New Superweapon Poses a Bigger Threat Than Nukes

Written by Jason Simpkins
Posted October 7, 2022

As Russia’s invasion of Ukraine continues to fall apart, Vladimir Putin is relying on increasingly desperate ploys to regain some semblance of control. 

Part of that effort has been a renewed focus on Russia’s nuclear arsenal, which he frequently leans on to influence global diplomacy.

In a speech annexing parts of Ukraine that his army has already surrendered, Putin decried Western leaders as “satanists,” pledged to use “all forces” to defend the “new territories,” and said that the United States established a “precedent” for nuclear deployment when it bombed Japan at the end of WWII.

Now, to be clear, these threats do have to be taken somewhat seriously. 

For one thing, the consequences would be devastating — world-changing, even. And for another, there’s no telling how desperate Putin will get or how close to being deposed he may come.

But for Putin to go all-in and push the red button, the situation would have to be incredibly dire, and I’ll tell you why…

First and foremost, Ukraine's proximity to Russia is itself a deterrent. 

When the United States bombed Japan, we had the luxury of doing it from a significant distance. We didn’t have to worry about any kind of nuclear blowback. 

And by that, I literally mean the wind. 

That’s not the case for Russia. Russia and Ukraine share a 1,300-mile-long border, with less than 600 miles between Moscow and Kyiv.

So if Putin were to detonate a nuke on Ukrainian soil, there’s a decent chance that the nuclear fallout and particles of radiation would literally be blown back into his face. 

Furthermore, when a nuclear blast occurs, the radiation contaminates the clouds and moisture in the air, resulting in radioactive raindrops that, again, could conceivably come down in Russia.

Indeed, Russia would literally be nuking itself  not just for that reason, but also because it continues to claim that Ukraine isn’t really a country at all but rather a rightful part of its territory. 

Remember, the whole point of this invasion was to reclaim a supposedly renegade Russian province. Failing that, Russia has made it clear that it at least wants to claim the eastern portion of Ukraine as well as Crimea. 

But what’s the point of taking that territory back if it’s nothing but a nuclear wasteland?

Its farmland would be non-arable, its mines and factories inoperable, its people dead, sick, and unforgiving. Far from a victory, it’d be a bleak and profound defeat for not just one but both sides of the conflict.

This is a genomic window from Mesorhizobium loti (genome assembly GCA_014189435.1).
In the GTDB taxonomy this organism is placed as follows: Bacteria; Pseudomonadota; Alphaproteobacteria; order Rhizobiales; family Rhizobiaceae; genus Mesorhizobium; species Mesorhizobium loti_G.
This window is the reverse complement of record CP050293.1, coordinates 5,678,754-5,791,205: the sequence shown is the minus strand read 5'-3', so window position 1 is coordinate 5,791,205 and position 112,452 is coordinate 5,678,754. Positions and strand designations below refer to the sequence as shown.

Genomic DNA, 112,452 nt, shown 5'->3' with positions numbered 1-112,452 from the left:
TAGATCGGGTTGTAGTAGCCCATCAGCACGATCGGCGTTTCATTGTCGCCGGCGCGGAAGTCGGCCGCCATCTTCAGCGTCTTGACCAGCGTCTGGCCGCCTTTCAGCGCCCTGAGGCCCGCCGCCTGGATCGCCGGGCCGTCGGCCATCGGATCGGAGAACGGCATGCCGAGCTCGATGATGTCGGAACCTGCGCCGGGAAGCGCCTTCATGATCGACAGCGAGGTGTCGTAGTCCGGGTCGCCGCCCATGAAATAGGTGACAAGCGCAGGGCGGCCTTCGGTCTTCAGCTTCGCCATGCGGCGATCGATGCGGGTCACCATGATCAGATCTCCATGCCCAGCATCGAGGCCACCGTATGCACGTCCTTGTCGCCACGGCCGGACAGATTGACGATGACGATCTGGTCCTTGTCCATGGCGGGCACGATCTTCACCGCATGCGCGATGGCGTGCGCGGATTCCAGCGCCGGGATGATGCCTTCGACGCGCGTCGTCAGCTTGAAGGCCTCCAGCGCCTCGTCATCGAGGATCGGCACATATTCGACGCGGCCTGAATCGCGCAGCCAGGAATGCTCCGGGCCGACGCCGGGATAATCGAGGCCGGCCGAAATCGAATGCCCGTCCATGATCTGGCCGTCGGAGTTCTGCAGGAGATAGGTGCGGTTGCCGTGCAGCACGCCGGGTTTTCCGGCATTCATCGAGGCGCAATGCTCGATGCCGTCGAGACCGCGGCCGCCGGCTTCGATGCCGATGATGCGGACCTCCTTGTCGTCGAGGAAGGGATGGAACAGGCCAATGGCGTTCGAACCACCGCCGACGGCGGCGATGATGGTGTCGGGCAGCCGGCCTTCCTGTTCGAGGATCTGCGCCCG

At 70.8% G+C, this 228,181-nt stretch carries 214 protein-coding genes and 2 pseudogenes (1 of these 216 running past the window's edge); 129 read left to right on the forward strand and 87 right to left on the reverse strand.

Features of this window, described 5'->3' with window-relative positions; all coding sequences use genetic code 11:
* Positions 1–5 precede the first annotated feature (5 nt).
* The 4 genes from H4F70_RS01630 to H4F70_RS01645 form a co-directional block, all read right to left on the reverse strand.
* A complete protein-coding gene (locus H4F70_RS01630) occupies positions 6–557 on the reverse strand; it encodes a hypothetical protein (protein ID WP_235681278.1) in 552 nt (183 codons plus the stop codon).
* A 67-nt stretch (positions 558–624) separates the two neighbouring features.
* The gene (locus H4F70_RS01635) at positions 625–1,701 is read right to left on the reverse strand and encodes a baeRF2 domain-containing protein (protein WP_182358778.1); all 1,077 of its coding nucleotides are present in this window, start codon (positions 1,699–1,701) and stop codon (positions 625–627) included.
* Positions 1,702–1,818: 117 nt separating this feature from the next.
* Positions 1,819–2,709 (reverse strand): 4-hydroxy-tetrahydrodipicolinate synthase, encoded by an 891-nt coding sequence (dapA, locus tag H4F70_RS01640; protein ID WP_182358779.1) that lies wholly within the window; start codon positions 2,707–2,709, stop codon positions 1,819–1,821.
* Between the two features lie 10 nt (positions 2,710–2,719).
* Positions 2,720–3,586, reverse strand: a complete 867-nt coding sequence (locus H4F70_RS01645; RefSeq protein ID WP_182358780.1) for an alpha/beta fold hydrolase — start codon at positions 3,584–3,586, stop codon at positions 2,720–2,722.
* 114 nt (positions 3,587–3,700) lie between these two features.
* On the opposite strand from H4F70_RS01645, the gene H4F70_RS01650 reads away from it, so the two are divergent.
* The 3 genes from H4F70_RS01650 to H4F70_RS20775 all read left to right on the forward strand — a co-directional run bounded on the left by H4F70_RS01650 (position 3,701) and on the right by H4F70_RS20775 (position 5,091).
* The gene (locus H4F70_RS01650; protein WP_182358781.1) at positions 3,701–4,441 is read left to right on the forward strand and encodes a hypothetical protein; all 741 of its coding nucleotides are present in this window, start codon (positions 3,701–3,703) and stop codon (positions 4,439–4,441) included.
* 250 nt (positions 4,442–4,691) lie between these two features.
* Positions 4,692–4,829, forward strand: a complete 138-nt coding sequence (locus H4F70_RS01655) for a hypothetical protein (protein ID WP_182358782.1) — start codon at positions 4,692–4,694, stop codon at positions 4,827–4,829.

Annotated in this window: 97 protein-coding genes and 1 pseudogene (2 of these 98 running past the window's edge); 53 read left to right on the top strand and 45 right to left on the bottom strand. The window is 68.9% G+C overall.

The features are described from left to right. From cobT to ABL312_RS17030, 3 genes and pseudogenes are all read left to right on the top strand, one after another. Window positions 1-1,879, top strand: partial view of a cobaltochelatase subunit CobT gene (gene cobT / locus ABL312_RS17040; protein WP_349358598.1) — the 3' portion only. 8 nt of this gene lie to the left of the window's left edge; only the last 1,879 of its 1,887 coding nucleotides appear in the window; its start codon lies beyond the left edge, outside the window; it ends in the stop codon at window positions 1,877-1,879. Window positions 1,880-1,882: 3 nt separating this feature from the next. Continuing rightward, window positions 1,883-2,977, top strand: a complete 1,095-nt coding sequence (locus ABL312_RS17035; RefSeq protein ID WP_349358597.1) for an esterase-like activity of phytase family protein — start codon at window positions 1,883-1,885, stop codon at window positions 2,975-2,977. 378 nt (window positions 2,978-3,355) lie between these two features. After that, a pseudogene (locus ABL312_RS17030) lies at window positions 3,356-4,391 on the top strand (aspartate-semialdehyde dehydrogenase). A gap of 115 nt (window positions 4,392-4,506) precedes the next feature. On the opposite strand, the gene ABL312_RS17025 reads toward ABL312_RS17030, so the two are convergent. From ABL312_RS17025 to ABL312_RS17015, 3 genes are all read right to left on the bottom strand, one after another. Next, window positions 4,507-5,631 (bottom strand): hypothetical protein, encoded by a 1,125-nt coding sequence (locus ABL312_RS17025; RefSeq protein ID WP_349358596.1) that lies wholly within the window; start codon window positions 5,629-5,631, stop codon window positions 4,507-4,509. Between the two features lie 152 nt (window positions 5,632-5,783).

And then you’d have to factor in the political blowback. 

The retaliation from the West would be instant and drastic. It could even provoke a military response. 

Poland is already offering to host American nukes as a potential response. And it’d have a very good case if Russia were to go nuclear itself. NATO would have to believe the case that Warsaw might be next. And they’d have to respond accordingly.

Retired U.S. Army general and former head of the CIA David Petraeus has explicitly stated that if Russia were to deploy nukes, the United States and NATO would obliterate whatever remains of Russia’s traditional forces.

Every troop on the ground, every tank in the field, and every ship in the Black Sea would instantly become a target. There’d be nothing left for Russia to occupy Ukraine with.

Even if things didn’t escalate that far, the political consequences would be catastrophic. The penalties for doing any kind of business at all with Russia would be severe. That, along with the myriad of global dilemmas posed by a nuclear war, would cause even Russia’s closest allies to step back. 

And with all that, Russian society and Putin’s regime itself would become even less stable. 

Putin’s decision to “mobilize” and conscript unwilling Russians into service has already created political upheaval at home, inciting protests and riots. 

And now those same malcontents who were literally dragged from their homes and sent to fight in a war they don’t believe in are transitioning into poorly trained, poorly outfitted, and poorly fed military units that are already on the verge of mutiny.

It’s hard to see how bringing nuclear weapons into the mix would be a boost for morale. More likely, it would add to the perception that Vladimir Putin is a violent, maniacal dictator unfit to lead. 

And it probably wouldn’t be long before he was deposed either by the military forces he abused, the oligarchs he’s impoverished, or the people he’s oppressed, if not all three.

That’s the fate that awaits Vladimir Putin if he goes down that path. The same end that befell Muammar Gaddafi.

Of course, that’s not to say that Russia poses no threat. 

It still has some capability.

For example, the country has developed a new superweapon that poses a far greater threat than nuclear weapons. And what’s worse is that China has an even better version. 

You can find out more about that here if you’re interested. 

Fight on,

Jason Simpkins Signature

Jason Simpkins

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Jason Simpkins is an Editor of Wealth Daily and Investment Director of Secret Stock Files, a financial advisory focused on security companies and defense contractors. For more on Jason, check out his editor's page. 

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